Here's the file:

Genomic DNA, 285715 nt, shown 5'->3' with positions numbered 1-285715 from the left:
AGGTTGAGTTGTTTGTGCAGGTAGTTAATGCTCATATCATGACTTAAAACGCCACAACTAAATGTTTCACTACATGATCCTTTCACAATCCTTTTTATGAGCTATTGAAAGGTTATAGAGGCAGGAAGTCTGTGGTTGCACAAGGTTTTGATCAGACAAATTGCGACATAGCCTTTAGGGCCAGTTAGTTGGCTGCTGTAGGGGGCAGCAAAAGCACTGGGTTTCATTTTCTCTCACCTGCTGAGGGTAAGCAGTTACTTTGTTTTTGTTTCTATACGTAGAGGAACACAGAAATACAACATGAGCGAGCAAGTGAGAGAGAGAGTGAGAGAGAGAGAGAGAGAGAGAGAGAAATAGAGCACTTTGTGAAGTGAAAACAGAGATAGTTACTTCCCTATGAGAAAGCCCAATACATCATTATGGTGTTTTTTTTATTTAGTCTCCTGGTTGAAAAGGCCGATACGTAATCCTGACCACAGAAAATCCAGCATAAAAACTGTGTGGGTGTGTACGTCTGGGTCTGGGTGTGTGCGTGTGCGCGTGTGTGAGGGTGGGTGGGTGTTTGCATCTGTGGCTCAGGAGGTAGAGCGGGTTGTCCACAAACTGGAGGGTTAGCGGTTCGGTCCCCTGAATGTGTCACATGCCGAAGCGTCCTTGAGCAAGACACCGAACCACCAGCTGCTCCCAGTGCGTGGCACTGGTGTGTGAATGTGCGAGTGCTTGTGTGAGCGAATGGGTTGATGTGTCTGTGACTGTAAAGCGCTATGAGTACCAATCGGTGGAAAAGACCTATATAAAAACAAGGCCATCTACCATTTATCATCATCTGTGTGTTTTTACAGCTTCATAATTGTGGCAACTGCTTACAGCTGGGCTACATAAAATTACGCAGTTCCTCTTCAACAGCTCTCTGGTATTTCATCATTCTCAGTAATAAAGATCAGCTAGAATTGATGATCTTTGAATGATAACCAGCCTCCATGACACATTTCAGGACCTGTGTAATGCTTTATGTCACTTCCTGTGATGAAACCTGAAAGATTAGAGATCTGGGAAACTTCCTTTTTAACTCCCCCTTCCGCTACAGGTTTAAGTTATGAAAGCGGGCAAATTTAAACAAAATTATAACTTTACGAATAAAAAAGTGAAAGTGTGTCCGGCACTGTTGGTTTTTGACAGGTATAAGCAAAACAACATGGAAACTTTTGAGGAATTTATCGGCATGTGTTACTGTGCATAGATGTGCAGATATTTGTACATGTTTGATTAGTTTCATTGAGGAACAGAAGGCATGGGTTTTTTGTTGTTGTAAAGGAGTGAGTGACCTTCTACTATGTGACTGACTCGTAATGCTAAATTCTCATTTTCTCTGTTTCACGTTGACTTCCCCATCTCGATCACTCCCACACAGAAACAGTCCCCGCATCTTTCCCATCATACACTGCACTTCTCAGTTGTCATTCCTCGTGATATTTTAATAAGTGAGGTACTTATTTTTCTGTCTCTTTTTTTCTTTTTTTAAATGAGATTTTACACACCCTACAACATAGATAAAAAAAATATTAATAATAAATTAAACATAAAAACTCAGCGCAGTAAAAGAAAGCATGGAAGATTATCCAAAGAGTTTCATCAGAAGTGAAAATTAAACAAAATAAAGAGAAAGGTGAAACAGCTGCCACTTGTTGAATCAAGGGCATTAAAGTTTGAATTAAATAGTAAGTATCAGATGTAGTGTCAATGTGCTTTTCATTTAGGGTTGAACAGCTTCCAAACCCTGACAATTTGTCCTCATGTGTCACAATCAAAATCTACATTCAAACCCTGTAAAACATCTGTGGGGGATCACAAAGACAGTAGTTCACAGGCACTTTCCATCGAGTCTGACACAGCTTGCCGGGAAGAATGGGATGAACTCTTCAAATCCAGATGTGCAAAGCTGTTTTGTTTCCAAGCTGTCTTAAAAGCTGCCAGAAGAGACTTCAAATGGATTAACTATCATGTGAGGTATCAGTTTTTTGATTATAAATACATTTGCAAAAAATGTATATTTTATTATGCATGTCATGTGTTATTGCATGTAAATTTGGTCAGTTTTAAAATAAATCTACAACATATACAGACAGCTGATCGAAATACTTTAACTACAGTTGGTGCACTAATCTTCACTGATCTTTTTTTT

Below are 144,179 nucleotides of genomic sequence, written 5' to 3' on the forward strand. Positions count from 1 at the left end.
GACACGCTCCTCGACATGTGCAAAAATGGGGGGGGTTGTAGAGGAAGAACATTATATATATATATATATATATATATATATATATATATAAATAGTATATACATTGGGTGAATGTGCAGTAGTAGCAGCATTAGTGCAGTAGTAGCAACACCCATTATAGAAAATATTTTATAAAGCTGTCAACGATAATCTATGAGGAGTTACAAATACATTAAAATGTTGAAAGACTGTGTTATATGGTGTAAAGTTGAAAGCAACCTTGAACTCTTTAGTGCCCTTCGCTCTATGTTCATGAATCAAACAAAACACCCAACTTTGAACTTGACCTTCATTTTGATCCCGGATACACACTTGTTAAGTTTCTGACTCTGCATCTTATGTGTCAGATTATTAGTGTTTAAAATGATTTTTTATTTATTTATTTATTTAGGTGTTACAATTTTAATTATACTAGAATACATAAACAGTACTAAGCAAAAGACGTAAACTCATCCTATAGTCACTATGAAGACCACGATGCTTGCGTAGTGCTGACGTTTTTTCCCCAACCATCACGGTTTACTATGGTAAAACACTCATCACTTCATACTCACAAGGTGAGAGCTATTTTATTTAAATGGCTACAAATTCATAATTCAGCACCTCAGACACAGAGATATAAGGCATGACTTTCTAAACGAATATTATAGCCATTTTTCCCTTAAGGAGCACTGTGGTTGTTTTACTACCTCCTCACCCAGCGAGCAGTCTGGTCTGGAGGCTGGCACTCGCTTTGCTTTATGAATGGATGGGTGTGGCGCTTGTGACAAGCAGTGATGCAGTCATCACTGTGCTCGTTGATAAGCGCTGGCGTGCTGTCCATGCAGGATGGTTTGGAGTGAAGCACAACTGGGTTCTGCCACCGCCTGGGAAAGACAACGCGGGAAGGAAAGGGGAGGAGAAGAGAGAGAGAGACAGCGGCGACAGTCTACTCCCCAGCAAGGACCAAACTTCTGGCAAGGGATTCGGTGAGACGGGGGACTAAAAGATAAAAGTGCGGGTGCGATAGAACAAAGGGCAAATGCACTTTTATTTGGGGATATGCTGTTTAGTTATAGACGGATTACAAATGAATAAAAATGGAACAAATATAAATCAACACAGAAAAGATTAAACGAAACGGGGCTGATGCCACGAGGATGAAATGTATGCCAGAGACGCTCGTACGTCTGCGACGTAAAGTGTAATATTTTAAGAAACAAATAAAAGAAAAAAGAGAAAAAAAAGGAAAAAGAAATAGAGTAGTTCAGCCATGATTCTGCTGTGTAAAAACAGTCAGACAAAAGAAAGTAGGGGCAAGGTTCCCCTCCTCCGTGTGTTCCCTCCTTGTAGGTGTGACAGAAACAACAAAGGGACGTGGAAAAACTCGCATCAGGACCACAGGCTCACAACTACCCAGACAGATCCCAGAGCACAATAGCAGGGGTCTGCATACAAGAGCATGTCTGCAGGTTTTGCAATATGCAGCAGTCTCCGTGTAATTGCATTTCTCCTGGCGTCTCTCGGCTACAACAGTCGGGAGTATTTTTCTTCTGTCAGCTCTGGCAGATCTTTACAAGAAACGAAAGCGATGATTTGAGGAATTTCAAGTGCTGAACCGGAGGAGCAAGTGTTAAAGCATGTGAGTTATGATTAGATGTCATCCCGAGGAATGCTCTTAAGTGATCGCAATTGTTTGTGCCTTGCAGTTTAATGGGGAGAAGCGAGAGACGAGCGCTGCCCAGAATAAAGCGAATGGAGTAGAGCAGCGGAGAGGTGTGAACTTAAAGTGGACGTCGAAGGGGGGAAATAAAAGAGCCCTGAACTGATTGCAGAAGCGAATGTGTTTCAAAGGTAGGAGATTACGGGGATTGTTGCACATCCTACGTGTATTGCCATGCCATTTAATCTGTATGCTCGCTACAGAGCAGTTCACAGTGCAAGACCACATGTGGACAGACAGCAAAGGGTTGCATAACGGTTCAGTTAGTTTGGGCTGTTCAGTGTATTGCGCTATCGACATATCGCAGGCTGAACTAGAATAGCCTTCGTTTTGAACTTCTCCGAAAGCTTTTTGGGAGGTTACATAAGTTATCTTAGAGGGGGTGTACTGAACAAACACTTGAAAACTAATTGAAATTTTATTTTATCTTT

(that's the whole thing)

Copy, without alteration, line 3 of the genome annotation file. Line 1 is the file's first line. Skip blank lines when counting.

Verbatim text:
Below are 144,179 nucleotides of genomic sequence, written 5' to 3' on the forward strand. Positions count from 1 at the left end.